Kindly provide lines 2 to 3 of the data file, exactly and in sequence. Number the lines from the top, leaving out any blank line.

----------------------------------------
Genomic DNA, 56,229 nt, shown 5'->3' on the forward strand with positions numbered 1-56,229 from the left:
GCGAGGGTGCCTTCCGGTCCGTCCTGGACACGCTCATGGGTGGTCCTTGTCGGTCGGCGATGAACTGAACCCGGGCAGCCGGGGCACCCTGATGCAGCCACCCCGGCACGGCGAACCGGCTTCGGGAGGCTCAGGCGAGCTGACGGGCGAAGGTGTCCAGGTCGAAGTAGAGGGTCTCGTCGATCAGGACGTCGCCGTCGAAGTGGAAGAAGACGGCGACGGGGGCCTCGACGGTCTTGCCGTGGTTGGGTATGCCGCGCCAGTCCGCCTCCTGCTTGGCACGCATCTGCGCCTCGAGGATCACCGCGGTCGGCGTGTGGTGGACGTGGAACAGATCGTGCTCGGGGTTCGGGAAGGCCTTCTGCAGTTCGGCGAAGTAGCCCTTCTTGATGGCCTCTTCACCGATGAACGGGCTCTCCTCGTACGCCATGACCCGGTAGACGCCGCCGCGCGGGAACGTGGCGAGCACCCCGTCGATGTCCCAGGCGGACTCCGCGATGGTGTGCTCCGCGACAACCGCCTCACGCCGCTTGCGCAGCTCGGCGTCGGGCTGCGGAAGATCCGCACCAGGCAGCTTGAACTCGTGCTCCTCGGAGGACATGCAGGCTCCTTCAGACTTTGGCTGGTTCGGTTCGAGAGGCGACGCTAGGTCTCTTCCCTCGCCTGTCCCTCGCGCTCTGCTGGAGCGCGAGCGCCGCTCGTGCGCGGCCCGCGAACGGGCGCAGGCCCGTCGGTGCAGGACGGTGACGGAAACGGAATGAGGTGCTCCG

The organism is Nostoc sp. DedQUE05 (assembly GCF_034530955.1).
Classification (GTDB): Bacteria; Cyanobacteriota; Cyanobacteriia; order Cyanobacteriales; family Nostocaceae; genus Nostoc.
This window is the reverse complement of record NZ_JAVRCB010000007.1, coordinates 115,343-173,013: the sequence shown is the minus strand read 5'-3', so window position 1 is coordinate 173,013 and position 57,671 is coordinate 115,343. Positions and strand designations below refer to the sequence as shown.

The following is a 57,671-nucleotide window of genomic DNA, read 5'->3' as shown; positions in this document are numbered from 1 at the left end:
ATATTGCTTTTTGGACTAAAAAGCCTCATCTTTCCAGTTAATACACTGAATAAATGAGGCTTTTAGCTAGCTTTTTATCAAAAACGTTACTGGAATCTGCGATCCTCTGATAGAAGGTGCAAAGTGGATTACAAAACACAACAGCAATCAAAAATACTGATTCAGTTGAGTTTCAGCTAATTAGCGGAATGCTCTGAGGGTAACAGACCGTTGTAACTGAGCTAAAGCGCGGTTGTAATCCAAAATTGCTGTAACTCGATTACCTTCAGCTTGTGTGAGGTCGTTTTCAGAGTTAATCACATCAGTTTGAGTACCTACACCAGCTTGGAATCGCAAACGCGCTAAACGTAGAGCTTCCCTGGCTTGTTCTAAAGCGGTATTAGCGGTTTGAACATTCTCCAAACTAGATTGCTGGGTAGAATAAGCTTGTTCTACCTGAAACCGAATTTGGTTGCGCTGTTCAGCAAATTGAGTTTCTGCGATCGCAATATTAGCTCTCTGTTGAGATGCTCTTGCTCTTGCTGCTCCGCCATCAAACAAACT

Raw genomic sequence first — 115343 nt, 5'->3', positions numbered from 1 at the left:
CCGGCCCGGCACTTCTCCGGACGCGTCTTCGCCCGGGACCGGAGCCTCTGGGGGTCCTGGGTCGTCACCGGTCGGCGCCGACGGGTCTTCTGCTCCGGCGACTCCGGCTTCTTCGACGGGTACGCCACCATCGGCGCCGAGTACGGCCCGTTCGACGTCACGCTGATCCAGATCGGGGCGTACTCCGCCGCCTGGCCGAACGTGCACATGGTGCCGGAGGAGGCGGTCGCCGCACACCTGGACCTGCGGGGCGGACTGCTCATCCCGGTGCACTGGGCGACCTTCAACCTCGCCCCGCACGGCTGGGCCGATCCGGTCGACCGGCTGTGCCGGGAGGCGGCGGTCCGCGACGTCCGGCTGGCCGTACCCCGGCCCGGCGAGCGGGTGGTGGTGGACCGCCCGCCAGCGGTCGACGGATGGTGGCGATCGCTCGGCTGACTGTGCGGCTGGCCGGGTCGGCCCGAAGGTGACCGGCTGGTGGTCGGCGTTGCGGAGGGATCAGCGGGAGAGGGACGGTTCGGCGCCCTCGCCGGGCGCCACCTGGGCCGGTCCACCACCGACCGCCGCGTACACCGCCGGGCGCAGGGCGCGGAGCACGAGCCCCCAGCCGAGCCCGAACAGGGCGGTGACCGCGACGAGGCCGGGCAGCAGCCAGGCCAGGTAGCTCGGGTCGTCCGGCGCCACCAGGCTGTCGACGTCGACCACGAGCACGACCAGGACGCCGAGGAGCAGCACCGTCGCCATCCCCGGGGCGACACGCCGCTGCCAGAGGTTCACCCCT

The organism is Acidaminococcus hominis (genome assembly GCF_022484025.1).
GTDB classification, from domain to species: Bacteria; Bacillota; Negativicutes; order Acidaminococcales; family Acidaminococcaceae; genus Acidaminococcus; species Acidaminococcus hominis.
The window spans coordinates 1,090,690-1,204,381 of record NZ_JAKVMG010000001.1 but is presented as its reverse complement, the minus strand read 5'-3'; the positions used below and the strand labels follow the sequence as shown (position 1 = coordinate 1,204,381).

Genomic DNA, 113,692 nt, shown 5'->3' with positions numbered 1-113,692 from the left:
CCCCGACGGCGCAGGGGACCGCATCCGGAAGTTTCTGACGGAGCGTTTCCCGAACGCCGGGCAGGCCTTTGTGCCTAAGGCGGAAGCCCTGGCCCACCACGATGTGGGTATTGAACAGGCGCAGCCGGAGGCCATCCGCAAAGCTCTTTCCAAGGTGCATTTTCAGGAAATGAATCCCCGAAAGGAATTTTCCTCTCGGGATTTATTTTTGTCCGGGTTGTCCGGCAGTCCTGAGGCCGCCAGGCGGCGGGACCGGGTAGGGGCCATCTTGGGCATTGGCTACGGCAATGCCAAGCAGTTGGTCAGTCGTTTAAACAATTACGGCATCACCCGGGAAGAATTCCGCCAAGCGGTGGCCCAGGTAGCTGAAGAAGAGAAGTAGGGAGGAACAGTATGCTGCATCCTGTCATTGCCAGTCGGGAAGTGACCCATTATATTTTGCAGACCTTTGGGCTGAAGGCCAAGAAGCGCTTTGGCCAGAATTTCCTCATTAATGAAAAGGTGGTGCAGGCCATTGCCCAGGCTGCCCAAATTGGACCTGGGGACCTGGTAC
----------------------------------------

GCGAGGGTGCCTTCCGGTCCGTCCTGGACACGCTCATGGGTGGTCCTTGTCGGTCGGCGATGAACTGAACCCGGGCAGCCGGGGCACCCTGATGCAGCCACCCCGGCACGGCGAACCGGCTTCGGGAGGCTCAGGCGAGCTGACGGGCGAAGGTGTCCAGGTCGAAGTAGAGGGTCTCGTCGATCAGGACGTCGCCGTCGAAGTGGAAGAAGACGGCGACGGGGGCCTCGACGGTCTTGCCGTGGTTGGGTATGCCGCGCCAGTCCGCCTCCTGCTTGGCACGCATCTGCGCCTCGAGGATCACCGCGGTCGGCGTGTGGTGGACGTGGAACAGATCGTGCTCGGGGTTCGGGAAGGCCTTCTGCAGTTCGGCGAAGTAGCCCTTCTTGATGGCCTCTTCACCGATGAACGGGCTCTCCTCGTACGCCATGACCCGGTAGACGCCGCCGCGCGGGAACGTGGCGAGCACCCCGTCGATGTCCCAGGCGGACTCCGCGATGGTGTGCTCCGCGACAACCGCCTCACGCCGCTTGCGCAGCTCGGCGTCGGGCTGCGGAAGATCCGCACCAGGCAGCTTGAACTCGTGCTCCTCGGAGGACATGCAGGCTCCTTCAGACTTTGGCTGGTTCGGTTCGAGAGGCGACGCTAGGTCTCTTCCCTCGCCTGTCCCTCGCGCTCTGCTGGAGCGCGAGCGCCGCTCGTGCGCGGCCCGCGAACGGGCGCAGGCCCGTCGGTGCAGGACGGTGACGGAAACGGAATGAGGTGCTCCG

The organism is Nostoc sp. DedQUE05 (assembly GCF_034530955.1).